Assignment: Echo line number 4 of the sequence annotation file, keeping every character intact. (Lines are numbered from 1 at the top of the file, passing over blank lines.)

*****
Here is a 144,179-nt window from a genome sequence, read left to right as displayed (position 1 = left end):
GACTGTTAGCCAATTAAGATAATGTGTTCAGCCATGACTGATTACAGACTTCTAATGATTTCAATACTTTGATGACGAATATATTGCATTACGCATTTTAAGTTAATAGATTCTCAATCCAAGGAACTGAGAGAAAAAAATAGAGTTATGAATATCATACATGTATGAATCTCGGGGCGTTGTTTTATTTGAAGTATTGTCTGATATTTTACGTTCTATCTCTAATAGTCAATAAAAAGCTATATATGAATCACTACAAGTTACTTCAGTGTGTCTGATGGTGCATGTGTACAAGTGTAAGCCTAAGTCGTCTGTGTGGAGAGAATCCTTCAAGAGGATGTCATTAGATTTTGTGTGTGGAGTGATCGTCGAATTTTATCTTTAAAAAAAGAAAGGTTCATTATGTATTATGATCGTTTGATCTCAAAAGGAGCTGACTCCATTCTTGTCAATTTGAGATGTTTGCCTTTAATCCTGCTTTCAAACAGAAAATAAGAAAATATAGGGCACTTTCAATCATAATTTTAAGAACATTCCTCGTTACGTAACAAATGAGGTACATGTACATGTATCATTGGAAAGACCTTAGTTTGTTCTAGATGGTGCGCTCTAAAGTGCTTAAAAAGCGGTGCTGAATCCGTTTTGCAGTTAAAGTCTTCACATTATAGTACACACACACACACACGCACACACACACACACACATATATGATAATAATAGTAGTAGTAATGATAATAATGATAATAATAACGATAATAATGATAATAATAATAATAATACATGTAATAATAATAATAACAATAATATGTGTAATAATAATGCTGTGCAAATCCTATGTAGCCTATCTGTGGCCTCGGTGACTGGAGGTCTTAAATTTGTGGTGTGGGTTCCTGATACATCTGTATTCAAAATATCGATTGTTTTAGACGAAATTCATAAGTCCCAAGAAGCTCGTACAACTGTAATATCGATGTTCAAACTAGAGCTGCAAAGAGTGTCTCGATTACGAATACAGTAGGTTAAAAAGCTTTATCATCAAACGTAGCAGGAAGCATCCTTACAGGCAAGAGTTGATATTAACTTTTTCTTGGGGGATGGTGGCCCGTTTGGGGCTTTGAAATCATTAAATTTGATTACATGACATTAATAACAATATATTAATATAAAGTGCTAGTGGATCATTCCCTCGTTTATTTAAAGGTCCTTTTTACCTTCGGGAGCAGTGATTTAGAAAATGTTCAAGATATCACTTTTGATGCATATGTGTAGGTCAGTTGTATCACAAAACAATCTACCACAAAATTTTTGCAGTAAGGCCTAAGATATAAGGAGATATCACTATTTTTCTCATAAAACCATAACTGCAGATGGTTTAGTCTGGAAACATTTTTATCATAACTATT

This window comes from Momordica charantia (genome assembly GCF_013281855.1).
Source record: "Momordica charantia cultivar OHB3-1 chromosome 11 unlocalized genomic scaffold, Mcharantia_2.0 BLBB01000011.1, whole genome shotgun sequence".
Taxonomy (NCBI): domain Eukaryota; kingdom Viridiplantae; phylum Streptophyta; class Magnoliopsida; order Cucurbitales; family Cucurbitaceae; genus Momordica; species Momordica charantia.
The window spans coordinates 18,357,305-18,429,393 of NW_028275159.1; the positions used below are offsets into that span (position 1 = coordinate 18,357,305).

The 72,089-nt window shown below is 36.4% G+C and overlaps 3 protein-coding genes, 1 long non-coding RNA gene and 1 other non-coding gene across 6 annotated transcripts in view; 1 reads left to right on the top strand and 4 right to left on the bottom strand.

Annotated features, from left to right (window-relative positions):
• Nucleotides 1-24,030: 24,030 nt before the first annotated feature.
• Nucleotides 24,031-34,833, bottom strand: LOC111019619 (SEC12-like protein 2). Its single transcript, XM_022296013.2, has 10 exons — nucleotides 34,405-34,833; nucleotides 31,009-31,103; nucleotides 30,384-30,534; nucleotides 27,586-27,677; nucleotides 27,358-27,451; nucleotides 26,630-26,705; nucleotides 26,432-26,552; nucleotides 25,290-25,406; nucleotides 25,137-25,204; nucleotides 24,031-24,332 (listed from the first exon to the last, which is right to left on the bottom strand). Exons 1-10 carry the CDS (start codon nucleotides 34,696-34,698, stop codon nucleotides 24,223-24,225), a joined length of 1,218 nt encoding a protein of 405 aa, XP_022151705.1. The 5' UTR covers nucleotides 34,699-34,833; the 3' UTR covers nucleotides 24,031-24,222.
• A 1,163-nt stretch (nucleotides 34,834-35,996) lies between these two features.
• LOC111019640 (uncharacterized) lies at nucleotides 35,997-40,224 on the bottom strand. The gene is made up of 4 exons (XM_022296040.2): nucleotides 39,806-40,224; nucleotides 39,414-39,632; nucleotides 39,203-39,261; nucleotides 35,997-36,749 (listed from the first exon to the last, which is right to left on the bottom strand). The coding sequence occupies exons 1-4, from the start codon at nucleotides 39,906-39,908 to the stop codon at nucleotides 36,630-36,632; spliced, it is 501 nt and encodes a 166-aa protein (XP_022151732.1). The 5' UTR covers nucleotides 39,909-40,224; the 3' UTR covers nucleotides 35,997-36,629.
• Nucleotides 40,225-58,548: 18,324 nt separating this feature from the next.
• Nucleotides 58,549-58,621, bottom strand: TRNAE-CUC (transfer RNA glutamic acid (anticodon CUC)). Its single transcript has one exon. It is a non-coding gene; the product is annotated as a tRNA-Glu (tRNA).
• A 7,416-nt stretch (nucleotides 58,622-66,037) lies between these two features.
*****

Source record: "Momordica charantia cultivar OHB3-1 chromosome 11 unlocalized genomic scaffold, Mcharantia_2.0 BLBB01000011.1, whole genome shotgun sequence".